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Does Busing Really Work?


By Joyce Heard

David J. Armor, associate professor of Sociology, made public this week his new study on the effects of busing in five northern school systems. Already the study has provoked controversy.

Based primarily on Armor's evaluation of Boston's voluntary METCO busing program, the study concludes that busing programs have had little effect on academic achievement by blacks, have not increased black students' educational or occupational ambition, have not increased blacks' self esteem and have encouraged separatist ideologies.

Armor says that his study implies that there should be some reconsideration of forced busing programs. Lawyers seeking to stop implementation of a metropolitan school desegregation plan in Detroit flew to Cambridge Thursday to take testimony from Armor for their case.

Armor's paper has drawn criticism from other members of the Social Relations Department both for its conclusions and Armor's methodology.

Thomas F. Pettigrew, professor of Scoiology, pointed to the high dropout rate of subjects interviewed in the study: 60 per cent in the control group and 20 per cent in the METCO group.

Boston black leaders also expressed disappointment with Armor's results, especially the fact that Armor's study includes only high school students and has no data from children who have started out schooling in integrated elementary schools.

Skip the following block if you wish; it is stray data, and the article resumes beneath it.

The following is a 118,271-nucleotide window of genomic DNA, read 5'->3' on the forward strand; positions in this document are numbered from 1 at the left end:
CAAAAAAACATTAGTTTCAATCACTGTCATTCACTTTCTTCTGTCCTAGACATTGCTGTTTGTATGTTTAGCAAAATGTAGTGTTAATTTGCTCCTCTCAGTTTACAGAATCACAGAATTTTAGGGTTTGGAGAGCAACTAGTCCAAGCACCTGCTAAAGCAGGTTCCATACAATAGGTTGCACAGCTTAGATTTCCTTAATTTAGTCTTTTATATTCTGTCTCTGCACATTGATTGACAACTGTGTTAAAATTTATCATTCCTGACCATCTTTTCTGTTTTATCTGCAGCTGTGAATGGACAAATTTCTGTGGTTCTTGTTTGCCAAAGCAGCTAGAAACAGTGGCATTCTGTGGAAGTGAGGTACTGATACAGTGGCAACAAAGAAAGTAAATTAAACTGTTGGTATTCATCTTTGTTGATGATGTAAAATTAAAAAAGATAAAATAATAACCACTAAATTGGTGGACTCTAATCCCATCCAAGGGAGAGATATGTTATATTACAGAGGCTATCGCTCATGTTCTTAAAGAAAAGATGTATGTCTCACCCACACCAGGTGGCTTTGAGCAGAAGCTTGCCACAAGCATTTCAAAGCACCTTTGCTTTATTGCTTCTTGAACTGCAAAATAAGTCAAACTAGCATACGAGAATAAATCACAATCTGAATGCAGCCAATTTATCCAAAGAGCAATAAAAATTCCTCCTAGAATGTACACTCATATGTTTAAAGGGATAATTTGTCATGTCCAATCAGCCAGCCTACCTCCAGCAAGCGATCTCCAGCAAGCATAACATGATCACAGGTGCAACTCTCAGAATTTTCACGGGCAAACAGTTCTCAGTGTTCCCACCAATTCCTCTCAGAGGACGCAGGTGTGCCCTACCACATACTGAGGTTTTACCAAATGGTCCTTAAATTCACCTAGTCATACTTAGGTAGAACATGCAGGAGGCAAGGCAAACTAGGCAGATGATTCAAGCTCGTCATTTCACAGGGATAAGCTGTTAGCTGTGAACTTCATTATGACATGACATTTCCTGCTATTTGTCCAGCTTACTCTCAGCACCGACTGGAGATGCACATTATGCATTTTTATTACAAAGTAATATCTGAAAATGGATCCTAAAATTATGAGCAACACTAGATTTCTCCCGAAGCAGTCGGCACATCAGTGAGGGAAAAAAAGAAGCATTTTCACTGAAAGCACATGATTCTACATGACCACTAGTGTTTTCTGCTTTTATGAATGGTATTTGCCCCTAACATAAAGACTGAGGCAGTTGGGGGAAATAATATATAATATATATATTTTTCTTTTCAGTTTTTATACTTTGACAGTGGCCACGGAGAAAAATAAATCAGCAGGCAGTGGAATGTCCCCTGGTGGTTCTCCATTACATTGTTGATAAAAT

Armor was not reappointed by the department of Sociology. He will take a position as a visiting professor at U.C.L.A. for the coming year.

Armor's decision to publish came after he knew he would not be staying at Harvard next year. Even without Armor we are likely to hear more about his study and its conclusion.

Other Harvard sociologists including Thomas F. Pettigrew, professor of Social Psychology, are at work on an article using some of the same data that Armor did which will reach different conclusions.

In an election year, Armor's confessed support of integration aside, politicians are likely to make much of Armor's paper to support anti-busing and pro-segregation stands.

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